Saturday, May 31, 2014

A Few More Dad Scans

Here are a few scans from some 3 films that were hanging in my drying cabinet, dad in May of this year. I think I should be able to do some good work with the blad, ring flash and extension tubes on the next Asia trip, whether attempting the "Lost Innocence" photographs or continuing the work at the muay thai gym and Mae Sot dump. In the first 2 shots the sharpness is a bit soft but I kind of like the look the extension tube with 80mm gives, almost a dreamy nostalgic feel.

Dad, blad, extension larger extension tube and 80mmm #1
Dad, blad, extension larger extension tube and 80mmm #2

Quote: Geoffery James (Photographer)

"I am really interested in the poetics of space."

Advantages Of Having A Bangkok Condo

I have been thinking a lot of the possible, eventual, maybe, could be, condo in Bangkok and what advantages it would give me to create. Here is what I came up with:

1) I could set up a film developing darkroom, either in a 2nd bathroom or an adapted second bedroom. This would allow me to develop film to prevent a second set of X-rays on the return trip to Canada and let me to judge how the work is progressing over a 4-6 month Thailand stay (almost digi photo like).

2) I could scan the developed on negs on my Thai home computer and add them on my blog and website earlier.

3) I could store camera gear and other large equipment in Thailand allowing me to travel back and forth from Canada to Thailand and back to Canada with only a carry on bag for film and a few small expensive items.

4) I would save on hotel costs and have the convenience of my own place waiting for me without the need to check in, book rooms, deal with hotel staff etc.

5) I would have a kitchen which would save food costs.

6) Having my own space, with a small darkroom, 24/7 Internet access, art books,  film only fridge etc should help my creativity and production.

7) I should be able to find something along the sky train and subway lines which would allow me to get from the airport to my room and bed in roughly 45 minutes. Airport link to Bangkok then either the sky train or the subway to the room, possibly no taxi or traffic problems. After a 24 hour, 3 plane around the world flight it would be great to be able to get into my own bed quickly and easily after arrival.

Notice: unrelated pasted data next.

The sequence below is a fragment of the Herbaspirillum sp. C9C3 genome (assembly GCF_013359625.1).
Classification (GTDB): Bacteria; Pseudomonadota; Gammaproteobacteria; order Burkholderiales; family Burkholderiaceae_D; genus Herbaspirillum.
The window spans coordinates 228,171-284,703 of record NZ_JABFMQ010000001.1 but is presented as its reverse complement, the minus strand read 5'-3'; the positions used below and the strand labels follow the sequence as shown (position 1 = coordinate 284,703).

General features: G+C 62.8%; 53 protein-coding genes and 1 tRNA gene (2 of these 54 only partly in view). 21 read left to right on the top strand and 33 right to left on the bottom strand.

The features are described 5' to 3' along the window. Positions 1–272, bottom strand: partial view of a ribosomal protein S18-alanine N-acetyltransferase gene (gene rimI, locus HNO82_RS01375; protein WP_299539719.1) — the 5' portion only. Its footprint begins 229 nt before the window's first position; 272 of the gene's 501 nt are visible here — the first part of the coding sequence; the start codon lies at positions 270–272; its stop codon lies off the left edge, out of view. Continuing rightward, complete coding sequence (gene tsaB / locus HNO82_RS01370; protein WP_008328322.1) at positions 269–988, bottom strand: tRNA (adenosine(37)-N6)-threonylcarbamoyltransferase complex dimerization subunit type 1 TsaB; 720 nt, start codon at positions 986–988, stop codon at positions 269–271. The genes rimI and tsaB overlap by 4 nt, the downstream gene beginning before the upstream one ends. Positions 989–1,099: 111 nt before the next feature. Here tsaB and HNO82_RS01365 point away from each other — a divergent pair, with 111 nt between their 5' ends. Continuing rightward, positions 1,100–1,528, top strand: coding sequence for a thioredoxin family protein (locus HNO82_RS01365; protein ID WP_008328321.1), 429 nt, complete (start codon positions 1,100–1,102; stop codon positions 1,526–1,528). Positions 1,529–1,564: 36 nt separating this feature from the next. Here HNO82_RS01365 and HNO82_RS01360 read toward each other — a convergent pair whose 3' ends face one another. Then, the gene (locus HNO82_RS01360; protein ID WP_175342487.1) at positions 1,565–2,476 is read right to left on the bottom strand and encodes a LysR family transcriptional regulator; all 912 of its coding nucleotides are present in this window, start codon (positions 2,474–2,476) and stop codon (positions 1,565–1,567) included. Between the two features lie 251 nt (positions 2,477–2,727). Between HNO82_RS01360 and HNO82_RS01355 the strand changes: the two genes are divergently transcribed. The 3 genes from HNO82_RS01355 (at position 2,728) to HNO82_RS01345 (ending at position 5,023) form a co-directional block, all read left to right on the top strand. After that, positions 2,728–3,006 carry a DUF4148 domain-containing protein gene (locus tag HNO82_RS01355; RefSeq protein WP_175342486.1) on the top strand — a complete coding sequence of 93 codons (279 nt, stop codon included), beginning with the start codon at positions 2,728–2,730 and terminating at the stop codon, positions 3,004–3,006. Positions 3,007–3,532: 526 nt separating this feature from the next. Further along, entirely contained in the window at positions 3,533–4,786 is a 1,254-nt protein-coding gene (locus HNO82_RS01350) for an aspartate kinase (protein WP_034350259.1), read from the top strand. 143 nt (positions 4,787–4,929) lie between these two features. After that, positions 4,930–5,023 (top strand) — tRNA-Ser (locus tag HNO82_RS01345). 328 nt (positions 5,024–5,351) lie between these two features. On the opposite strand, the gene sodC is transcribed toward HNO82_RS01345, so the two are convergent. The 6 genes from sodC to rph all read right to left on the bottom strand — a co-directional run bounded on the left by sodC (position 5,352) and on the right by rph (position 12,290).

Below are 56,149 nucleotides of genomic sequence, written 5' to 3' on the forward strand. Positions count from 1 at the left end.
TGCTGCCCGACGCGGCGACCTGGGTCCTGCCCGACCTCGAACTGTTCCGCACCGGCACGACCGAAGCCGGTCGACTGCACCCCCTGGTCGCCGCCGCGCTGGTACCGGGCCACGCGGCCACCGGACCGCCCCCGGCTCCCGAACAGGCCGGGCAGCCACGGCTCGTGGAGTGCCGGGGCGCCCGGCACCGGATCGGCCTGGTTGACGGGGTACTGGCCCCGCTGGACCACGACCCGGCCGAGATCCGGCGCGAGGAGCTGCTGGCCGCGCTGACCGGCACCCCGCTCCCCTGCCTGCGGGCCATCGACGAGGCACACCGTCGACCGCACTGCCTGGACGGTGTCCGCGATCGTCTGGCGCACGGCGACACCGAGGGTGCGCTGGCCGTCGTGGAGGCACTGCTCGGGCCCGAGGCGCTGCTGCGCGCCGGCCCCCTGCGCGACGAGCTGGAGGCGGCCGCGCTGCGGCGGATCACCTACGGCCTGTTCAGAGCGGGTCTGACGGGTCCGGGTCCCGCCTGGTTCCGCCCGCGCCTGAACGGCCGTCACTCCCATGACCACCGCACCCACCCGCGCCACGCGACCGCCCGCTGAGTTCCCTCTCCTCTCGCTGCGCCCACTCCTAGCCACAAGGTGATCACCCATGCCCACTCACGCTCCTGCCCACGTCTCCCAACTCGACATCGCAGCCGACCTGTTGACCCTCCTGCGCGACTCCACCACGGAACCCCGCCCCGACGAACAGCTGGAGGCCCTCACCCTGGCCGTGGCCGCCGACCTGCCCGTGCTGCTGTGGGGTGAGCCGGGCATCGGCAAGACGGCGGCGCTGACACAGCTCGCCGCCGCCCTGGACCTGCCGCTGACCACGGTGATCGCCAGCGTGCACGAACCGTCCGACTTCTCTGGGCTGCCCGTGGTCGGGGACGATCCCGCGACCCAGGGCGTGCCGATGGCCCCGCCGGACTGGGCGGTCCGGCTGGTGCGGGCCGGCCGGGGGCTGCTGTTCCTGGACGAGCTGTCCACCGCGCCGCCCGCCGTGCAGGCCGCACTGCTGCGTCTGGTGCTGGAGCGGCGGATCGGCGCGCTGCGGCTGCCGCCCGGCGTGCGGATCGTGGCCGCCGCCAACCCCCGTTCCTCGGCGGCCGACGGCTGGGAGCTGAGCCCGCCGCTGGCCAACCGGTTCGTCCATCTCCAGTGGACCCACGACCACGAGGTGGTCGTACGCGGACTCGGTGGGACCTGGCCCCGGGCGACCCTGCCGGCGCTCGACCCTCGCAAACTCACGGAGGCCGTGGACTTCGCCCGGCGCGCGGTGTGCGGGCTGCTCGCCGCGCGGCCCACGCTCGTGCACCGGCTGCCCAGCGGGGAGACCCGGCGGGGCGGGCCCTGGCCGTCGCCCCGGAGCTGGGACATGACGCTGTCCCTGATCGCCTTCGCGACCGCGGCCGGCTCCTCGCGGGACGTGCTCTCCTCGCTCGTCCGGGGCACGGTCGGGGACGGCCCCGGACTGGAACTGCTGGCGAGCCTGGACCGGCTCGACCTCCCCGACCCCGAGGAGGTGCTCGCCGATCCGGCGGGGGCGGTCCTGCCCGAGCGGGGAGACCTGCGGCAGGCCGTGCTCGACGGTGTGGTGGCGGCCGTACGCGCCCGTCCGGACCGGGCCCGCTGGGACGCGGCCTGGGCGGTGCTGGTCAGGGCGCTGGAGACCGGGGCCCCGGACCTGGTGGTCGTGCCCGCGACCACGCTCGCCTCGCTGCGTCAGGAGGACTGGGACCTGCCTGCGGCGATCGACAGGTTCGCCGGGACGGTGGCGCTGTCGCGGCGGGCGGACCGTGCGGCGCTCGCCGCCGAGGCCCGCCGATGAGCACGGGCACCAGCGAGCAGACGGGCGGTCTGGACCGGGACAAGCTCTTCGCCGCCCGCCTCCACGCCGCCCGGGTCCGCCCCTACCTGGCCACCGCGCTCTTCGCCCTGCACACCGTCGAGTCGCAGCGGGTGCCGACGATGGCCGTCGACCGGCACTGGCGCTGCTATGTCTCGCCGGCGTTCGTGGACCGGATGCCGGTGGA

8) I would have a base of operations in South East Asia. I could photograph all over Bangkok, Thailand and countries like, Nepal, Laos, Burma, Cambodia and India then return to Bangkok to recover and process the film.

I think this whole condo thing could work out very well, it might be the ideal way to spend the last 15 years or so of my photo shooting life. Eventually I could sell the condo and use the funds in my last years or if I have enough money sell the condo and donate the dollars to a worthy charity/charities, somewhere in Asia. This could all lead to helping others through powerful documentary photography and secondary helping through a large financial donation.

Here are a few more condos:

$165000 CAD, 112 square meters, 2 bedrooms, 2 baths, great central sky train location Bangkok.
$79000 CAD, 65 square meters, 2 bedrooms, 2 baths, near sky train in Bangkok.
$66000 CAD, 60 square meters, 2 bedrooms, 1bath, near sky train in Bangkok.
$32000 CAD, 33 square meters, studio, 1 bath, OK location Bangkok.

AGA Visit

Today I took a trip down to the Alberta Gallery of Art today (AGA). Not much to see, a few photographs of note in one exhibition on flora and a few group of seven (again!) artist paintings but that's about it. Most of the exhibited work left me cold an not at all involved any any real emotional level.